Role of Stationary wave feedback in shaping the glacial ice sheets

Friday, 18 December 2015: 16:00
2012 (Moscone West)
Ayako Abe-Ouchi, AORI, University of Tokyo, Kashiwa, Japan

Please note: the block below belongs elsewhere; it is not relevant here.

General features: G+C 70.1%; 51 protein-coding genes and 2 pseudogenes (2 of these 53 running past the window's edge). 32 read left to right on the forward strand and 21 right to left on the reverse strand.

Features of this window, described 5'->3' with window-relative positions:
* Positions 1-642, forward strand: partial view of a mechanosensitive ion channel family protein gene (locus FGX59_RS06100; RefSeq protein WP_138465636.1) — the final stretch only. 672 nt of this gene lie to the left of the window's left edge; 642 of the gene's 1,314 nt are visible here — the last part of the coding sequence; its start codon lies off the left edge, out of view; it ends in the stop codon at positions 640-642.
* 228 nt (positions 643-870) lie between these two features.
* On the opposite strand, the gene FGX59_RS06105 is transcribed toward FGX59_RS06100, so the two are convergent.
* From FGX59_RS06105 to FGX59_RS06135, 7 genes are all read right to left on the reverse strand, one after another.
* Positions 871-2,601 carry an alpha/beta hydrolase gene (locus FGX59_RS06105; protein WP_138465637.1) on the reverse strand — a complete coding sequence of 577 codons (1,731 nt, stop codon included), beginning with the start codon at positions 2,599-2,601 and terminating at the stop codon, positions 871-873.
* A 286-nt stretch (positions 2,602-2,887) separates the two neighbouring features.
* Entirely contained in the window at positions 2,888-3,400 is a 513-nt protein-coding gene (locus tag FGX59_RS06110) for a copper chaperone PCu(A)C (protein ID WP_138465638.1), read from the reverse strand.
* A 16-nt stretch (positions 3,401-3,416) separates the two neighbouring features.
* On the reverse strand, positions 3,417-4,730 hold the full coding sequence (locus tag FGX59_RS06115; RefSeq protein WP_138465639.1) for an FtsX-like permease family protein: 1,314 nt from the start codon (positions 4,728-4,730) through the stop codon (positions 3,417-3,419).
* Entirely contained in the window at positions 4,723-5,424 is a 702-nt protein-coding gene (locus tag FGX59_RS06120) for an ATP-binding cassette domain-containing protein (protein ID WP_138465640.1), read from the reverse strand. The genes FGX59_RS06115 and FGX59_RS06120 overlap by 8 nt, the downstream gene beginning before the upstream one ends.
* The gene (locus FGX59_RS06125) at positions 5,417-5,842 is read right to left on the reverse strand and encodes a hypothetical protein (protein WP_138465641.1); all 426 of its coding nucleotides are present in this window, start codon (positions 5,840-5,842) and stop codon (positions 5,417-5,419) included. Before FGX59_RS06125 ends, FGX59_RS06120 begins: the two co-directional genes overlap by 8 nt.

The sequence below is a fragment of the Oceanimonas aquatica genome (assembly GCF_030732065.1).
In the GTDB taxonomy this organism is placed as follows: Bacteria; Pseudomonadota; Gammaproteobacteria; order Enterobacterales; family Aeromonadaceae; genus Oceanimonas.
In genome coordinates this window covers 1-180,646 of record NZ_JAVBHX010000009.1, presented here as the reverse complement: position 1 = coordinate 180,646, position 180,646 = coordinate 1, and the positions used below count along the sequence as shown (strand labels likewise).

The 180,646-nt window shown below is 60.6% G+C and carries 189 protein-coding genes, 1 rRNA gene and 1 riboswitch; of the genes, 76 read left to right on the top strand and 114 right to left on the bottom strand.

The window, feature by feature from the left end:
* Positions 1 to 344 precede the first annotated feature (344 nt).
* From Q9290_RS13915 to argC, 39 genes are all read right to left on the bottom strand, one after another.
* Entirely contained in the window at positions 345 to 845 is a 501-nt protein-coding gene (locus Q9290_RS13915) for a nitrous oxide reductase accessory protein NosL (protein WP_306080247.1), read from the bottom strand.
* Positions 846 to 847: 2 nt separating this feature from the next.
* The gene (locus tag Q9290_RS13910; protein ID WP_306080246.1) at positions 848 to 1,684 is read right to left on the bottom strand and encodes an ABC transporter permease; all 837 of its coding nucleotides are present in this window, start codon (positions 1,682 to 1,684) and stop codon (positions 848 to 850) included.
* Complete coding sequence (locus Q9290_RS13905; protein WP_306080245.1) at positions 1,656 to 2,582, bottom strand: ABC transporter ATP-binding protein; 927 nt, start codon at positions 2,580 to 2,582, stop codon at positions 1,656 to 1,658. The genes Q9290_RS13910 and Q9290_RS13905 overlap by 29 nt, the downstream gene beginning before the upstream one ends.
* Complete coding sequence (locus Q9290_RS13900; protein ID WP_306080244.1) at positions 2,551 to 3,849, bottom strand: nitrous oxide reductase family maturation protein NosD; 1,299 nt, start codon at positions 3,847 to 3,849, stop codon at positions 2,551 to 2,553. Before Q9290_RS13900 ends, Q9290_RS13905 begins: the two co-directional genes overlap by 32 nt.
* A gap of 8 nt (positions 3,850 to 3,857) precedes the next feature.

The large northern hemisphere ice sheets significantly affected the atmospheric circulation and in return, their evolution and geographical pattern is influenced by the changed atmospheric circulation. In this work, we suggest that the atmospheric stationary planetary wave feedback leads to the contrasting asymmetrical evolution of ice sheet in the Northern Hemisphere during the glacial cycles. Model results suggest that the stationary wave induced by the glacial ice sheet topography suppresses the cooling of the land in the central Asia and prevents the ice sheet growth of the east-southern part of the Fennoscandian ice sheet and enables its faster retreat at the ice age termination. Because of the smaller eccentricity during the last 120 ka compared to the penultimate glacial during 230 to 130 ka, the Laurentide ice sheet grew to a larger size at the Last Glacial Maximum (LGM) than the Penultimate Glacial Maximum (PGM). This, in turn, resulted in the Fennoscandian ice sheet to be smaller in LGM than PGM through the stationary wave feedback mechanism.